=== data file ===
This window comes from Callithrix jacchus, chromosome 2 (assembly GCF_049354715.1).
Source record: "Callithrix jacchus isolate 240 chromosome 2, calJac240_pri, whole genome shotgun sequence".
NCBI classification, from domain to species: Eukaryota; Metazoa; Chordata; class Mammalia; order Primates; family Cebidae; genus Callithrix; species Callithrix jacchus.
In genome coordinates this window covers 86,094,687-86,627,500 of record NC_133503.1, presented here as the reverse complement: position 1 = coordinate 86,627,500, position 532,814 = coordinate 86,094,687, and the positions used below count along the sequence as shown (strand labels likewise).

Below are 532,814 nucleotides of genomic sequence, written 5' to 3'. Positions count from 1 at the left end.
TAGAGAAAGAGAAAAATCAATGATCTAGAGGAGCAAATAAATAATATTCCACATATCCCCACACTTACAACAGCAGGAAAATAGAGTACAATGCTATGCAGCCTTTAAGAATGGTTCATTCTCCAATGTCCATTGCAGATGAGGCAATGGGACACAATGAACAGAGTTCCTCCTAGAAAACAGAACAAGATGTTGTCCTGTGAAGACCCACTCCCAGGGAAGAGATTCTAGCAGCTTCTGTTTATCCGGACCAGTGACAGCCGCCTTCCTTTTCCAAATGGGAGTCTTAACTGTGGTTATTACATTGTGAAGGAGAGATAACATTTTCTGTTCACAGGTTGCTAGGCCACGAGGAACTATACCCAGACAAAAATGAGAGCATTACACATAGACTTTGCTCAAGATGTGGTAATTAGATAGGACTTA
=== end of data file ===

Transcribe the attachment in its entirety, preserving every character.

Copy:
This window comes from Callithrix jacchus, chromosome 2 (assembly GCF_049354715.1).
Source record: "Callithrix jacchus isolate 240 chromosome 2, calJac240_pri, whole genome shotgun sequence".
NCBI classification, from domain to species: Eukaryota; Metazoa; Chordata; class Mammalia; order Primates; family Cebidae; genus Callithrix; species Callithrix jacchus.
In genome coordinates this window covers 86,094,687-86,627,500 of record NC_133503.1, presented here as the reverse complement: position 1 = coordinate 86,627,500, position 532,814 = coordinate 86,094,687, and the positions used below count along the sequence as shown (strand labels likewise).

Below are 532,814 nucleotides of genomic sequence, written 5' to 3'. Positions count from 1 at the left end.
TAGAGAAAGAGAAAAATCAATGATCTAGAGGAGCAAATAAATAATATTCCACATATCCCCACACTTACAACAGCAGGAAAATAGAGTACAATGCTATGCAGCCTTTAAGAATGGTTCATTCTCCAATGTCCATTGCAGATGAGGCAATGGGACACAATGAACAGAGTTCCTCCTAGAAAACAGAACAAGATGTTGTCCTGTGAAGACCCACTCCCAGGGAAGAGATTCTAGCAGCTTCTGTTTATCCGGACCAGTGACAGCCGCCTTCCTTTTCCAAATGGGAGTCTTAACTGTGGTTATTACATTGTGAAGGAGAGATAACATTTTCTGTTCACAGGTTGCTAGGCCACGAGGAACTATACCCAGACAAAAATGAGAGCATTACACATAGACTTTGCTCAAGATGTGGTAATTAGATAGGACTTA